a parser, and the reason that we’re
not is because Concur has done a
good job of that with TripLink and
we’re a Concur Preferred Partner.”
Christopherson also has launched
Travel Approval, a pre-trip system
that prompts travelers and managers
to approve, modify or cancel bookings
made online or by an agent.
While online booking tools have
built-in approvals processes that
Cameron said work well, the new tool
addresses agent bookings and adds
First, the approval request
prompts the traveler to approve, modify or cancel his
or her booking. After action
is taken, it goes to the designated approver, who also
may approve, modify or cancel. Companies can add another approval layer.
While some systems give
two options—approve or
reject—Cameron likened the
“modify” option to “a line-item veto.” For example, a
manager could reject an out-of-policy hotel booking but keep the
Cameron said clients can route the
emails to conform to their approvals
processes and enable “passive approvals” so ticketing can proceed if travelers and/or approvers fail to respond.
“We’re going to strongly encourage
companies to keep the traveler level
turned on, just to ensure everybody
is on the same page with what was
requested and what was booked,”
In conjunction, Christopherson is
providing a dashboard for “super approvers” or travel managers to see all
pending and processed approvals and
take action on approvals if needed.
Christopherson is making the home-grown solutions available at no added
charge as part of its AirPortal platform.
“The standard hotel attachment rate [to
airline bookings] is less than 50 percent.
Half or more of the reservations have the
opportunity to use this software. It’s a big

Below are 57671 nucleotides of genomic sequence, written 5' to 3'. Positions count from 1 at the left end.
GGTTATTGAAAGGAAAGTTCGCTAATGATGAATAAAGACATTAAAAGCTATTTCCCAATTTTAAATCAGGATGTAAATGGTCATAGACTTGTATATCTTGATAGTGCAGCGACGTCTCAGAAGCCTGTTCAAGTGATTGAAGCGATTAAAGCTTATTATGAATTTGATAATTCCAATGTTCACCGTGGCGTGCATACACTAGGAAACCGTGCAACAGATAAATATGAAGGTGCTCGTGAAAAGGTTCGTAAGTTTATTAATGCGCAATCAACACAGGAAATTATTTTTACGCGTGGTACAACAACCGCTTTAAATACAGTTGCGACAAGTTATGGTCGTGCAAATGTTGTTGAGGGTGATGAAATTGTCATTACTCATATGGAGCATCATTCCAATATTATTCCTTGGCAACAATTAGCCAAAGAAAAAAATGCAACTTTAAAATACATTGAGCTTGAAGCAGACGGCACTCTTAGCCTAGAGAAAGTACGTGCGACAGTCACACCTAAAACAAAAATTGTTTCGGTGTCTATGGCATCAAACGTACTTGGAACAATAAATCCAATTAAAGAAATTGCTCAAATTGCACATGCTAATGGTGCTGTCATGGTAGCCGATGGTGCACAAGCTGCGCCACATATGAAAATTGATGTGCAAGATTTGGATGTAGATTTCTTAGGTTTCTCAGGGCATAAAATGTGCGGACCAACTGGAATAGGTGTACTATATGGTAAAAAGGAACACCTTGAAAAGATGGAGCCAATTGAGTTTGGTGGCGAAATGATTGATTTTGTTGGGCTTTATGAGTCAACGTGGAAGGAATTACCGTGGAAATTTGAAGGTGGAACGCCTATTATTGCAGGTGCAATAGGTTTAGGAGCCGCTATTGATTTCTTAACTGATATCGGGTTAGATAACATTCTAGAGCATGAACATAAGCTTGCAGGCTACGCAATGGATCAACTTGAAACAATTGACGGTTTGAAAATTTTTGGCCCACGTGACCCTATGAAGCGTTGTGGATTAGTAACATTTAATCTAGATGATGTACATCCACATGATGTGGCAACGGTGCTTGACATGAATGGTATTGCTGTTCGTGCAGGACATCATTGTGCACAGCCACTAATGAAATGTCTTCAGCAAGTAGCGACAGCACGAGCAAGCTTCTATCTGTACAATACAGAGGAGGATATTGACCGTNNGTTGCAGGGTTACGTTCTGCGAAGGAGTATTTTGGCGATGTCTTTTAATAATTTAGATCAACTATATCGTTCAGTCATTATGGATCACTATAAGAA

gap in the marketplace.“
—CHRISTOPHERSON CEO MIKE CAMERON
BY MICHAEL B. BAKER
Delta Air Lines is rolling out an
on-demand reporting application
for travel managers to monitor
contract performance, vice president of commercial operations
Kristen Shovlin said.
Sky Partner Performance Plus
uses advanced booking data and
other forward-looking data to
help travel managers review performance on desktop or mobile
devices and find ways to improve
it. The reporting is customizable,
such as by date range, she said.
Travel managers also can monitor
Edge Points, used for such perks as
“We sat down with key players, and they helped us design it,”
Shovlin said. “It’s really about going from reporting on the past and
Delta Develops Contract Performance Analyzer
moving it to the future with action-
able, transparent data.”
Delta has begun rolling out the
new tool to corporate clients, hav-
ing demonstrated it to its largest cli-
ents, she said.
In addition, Delta has started the
next phase of its Corporate Prior-
ity program, in which travelers from
Delta clients receive elevated priority
in cases of delays or cancellations,
according to Shovlin. Now, corpo-
rate clients’ travelers also will get
priority in cases in which travelers
are bumped from flights or face cab-
in downgrades, she said.
A third phase of Corporate Priority, slated for next year, will focus
on personalized recognition of corporate travelers, Shovlin said.
“We sat down with key players, and
they helped us design it. It’s really about
going from reporting on the past and
moving it to the future with actionable,
—DELTA’S KRISTEN SHOVLIN